It's Chaos!

Finding Chaos The Research


Old technology



I was puzzled about why infrared thermometers have problems measuring tank temperatures. It turns out to be quite complicated and near impossible to get useful temperature information from the wall of a tank. The liquid convection currents, boundary layers(so called), conduction near the inside wall of the tank, multiple and chaotic air convection, and infrared reflections on the outside, make tank wall temps next to useless.

Reflections and Influences


Chaos” is not just a another modern day buzz word. Chaos and fractals are part of the most complicated type of real mathematics known today. It does refer to what appears to be, in the classic sense of the word, “utter Chaos.” But in fact these formula include so many variables that any small change in any of them can completely alter the final picture.

The most passionate advocates of the new science go so far as to say that twentieth-century science will be remembered for just three things: relativity, quantum mechanics, and chaos. Chaos they contend has become the century's third great revolution in the physical sciences.” James Gleick

Another early advertisement indicating my early knowledge of and solution to the stratification problem.

Circa 1987. This is the convection aid we developed for solving the problem of stratification. It is a 30 to 100 rpm fan, turning in the wine at a very low power, mounted from the top of the tank.

circa 1986. This is a picture of a 1000 gal. poly tank wrapped in bubble wrap to permit colder internal temperatures and a rough stainless steel research tank built with a 30 percent liquid jacket and many temperature probes to identify the characteristics of a conventional stainless steel liquid cooled tank. It was a giant surprise to find its poor performance! After testing the poly tank I felt it was marginal until I saw the problem with stainless steel.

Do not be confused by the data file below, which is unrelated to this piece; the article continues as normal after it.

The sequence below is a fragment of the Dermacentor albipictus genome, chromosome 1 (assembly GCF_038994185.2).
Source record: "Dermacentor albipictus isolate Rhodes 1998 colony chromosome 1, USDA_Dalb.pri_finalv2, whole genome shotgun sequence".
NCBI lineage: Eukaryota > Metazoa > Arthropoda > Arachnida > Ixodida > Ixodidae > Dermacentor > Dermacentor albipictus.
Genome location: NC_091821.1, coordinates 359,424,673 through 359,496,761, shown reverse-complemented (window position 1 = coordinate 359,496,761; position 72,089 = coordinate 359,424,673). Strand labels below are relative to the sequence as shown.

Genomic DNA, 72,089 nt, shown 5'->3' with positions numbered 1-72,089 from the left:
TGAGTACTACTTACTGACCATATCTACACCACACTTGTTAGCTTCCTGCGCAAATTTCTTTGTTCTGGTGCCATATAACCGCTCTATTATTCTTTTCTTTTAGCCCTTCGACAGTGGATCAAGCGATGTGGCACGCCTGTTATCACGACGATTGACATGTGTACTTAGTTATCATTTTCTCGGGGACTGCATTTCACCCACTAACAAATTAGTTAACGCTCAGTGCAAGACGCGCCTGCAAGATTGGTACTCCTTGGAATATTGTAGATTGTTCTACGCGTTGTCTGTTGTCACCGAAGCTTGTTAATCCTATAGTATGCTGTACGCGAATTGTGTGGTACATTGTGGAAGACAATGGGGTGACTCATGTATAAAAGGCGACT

Only those who probe each fraction of each region of the interior of each tank and/or apply strong overwhelming external and internal influences, know.

The solution to the reflections was to shield the infrared thermometer (infrared light gauge) from influences other than the object we were measuring. A special cone covering the area being observed by the gauge eliminated the reflections and left the gauge calibration intact.

Circa 1986. This was the first 1000 gallon Pasco Poly tank used to test different sizes and styles of cooling columns. Notice the thermometers at different levels and different quarters to help identify convection and temperature differences in different areas of the tank. The cooling column outlet is visible on the upper right side.

How to stratify

A very successful cooling panel, still offered today, to encourage vertical convection to prevent stratification of temperatures in poly tanks.

An early advertisement indicating our awareness of problems

On the left is an overall plot of the famous Mandelbrot set of fractal equations. On the right is an exploded view of a small section of the same plot. Modern powerful computers continue expanding sections of the expanded section showing the extreme complexity that these equations exhibit.

How best to deal with stratification in stainless steel tanks.

In the excellent book on chaos James Gleick tells of Edward Lorenz, a father of Chaos and fractals and of his study of the temperatures in a container on top of a cook stove. He described the total unpredictability of the temperatures in various location in the container, and how they helped him form the theory of "The Butterfly Affect". He described it as a butterfly flapping its wings in China changing the course of a tornado in Kansas.


Why tank temperatures are so unpredictable.